Friday, May 26, 2017

Sexy Side-Project: The Red Queen Chronicles Part 2 is LIVE!

There's a lot going on in the world of X-men Supreme. There's also a lot going on in my pants. Yes, that means another update to an ongoing sexy side-project. We're at the very beginning of summer. The beaches are open. It's hotter out. Beautiful women are wearing bikinis. It's the perfect time of year for some extra sexy side-projects. The Red Queen Chronicles is no exception.

I've already told the story about how Mary Jane Watson went from a high-end prostitute to the Red Queen of the Hellfire Club. I've even told the story about how she's been exercising that power with associates like Wolverine and Black Widow. Now, I'm telling the story of how she and Emma Frost convince Cyclops and Jean Grey to join in the fun. The first part got them in the spirit. The next part will get them in on the action.

If you've been anxious to see Cyclops and Jean Grey, the X-men's oldest power couple, exercise their naughty side, then this is the story for you. Expect to see these two explore some of the pent-up desires that the Marvel editorial staff would never allow. If this doesn't make your summer hotter and sexier, then nothing will.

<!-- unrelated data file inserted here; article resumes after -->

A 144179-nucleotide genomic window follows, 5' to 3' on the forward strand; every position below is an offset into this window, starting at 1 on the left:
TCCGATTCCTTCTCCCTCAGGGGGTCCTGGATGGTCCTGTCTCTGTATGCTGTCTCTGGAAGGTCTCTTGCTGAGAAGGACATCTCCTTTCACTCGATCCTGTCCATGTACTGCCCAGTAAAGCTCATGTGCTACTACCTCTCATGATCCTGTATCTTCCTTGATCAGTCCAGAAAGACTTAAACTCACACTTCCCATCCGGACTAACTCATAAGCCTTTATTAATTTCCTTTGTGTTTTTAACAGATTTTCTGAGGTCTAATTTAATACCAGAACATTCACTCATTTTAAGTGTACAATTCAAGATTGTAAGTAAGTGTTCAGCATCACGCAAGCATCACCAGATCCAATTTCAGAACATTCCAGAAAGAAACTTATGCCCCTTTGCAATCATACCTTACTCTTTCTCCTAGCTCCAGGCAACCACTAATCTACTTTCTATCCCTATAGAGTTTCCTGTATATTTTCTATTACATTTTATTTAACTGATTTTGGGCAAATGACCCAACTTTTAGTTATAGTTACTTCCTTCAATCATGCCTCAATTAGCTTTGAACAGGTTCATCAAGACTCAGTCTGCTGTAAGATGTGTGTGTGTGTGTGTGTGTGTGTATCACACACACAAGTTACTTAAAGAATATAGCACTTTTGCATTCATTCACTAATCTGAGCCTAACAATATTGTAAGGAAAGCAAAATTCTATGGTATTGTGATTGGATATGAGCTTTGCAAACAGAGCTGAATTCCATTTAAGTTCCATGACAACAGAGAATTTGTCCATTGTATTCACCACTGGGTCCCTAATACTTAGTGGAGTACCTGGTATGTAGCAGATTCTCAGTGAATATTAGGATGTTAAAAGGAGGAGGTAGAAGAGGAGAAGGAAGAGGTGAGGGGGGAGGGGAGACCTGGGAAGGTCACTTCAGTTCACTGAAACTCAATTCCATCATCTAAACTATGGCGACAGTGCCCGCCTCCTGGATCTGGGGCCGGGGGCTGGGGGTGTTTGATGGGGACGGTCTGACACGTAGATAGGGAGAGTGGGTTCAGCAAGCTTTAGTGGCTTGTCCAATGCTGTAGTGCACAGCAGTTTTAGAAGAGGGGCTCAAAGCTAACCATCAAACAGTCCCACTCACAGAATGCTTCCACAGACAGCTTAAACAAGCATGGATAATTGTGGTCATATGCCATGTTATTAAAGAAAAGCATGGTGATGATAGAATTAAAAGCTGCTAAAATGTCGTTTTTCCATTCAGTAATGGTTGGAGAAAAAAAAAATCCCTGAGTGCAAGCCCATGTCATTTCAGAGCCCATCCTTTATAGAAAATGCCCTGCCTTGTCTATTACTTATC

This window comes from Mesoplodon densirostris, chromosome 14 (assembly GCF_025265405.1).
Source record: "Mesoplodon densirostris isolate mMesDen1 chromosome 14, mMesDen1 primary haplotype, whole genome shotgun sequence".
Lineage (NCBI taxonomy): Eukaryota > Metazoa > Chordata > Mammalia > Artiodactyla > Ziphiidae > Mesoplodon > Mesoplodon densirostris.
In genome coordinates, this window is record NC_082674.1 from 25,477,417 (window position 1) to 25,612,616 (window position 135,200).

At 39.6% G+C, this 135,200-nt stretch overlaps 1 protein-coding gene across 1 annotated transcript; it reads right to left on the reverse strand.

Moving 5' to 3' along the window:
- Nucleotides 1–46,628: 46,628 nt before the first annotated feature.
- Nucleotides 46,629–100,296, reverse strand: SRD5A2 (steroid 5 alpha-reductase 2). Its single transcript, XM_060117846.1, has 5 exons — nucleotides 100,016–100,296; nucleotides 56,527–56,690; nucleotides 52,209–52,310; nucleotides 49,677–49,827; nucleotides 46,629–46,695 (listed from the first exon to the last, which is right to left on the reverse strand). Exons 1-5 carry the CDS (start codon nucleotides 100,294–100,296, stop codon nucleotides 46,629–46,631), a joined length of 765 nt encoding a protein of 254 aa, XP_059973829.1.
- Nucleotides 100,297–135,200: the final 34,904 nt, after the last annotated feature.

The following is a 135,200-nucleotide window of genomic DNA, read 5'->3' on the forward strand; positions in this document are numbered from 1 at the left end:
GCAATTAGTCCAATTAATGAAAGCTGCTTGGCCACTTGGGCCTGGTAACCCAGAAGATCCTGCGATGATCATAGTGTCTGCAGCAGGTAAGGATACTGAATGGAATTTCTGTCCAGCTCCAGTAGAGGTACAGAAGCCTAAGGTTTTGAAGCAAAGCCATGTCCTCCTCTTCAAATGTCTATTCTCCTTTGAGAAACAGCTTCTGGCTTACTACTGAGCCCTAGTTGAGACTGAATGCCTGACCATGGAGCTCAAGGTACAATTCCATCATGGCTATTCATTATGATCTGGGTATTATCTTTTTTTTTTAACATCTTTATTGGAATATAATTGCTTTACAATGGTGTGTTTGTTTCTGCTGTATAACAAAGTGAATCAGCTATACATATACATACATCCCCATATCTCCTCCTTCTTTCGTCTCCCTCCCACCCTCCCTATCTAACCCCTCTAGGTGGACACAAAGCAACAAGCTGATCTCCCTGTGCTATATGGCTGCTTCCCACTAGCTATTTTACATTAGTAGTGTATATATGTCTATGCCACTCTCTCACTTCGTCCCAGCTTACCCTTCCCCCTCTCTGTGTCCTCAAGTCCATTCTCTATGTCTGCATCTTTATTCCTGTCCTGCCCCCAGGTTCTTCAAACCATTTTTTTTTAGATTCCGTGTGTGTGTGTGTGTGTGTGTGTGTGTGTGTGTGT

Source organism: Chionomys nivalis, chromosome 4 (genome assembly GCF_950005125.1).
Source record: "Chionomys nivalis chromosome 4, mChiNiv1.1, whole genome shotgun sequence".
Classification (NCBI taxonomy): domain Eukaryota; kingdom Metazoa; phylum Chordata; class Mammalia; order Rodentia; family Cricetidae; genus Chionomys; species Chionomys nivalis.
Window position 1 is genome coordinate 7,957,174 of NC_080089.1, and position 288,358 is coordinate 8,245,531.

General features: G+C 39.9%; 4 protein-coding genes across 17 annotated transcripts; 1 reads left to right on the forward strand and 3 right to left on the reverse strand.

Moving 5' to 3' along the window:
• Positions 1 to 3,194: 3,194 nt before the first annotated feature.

Hope this sets a fun, sexy tone for the rest of the summer. I intend to do one more chapter of this story before moving onto the next. As always, I encourage everyone to post their comments and provide feedback. But if you're expecting me to apologize for all the awkward boners and wet panties, you'll be disappointed. Nuff said!

Thursday, May 25, 2017

Clawing For Relevancy: X-men Blue #4

The following is my review of X-men Blue #4, which was posted on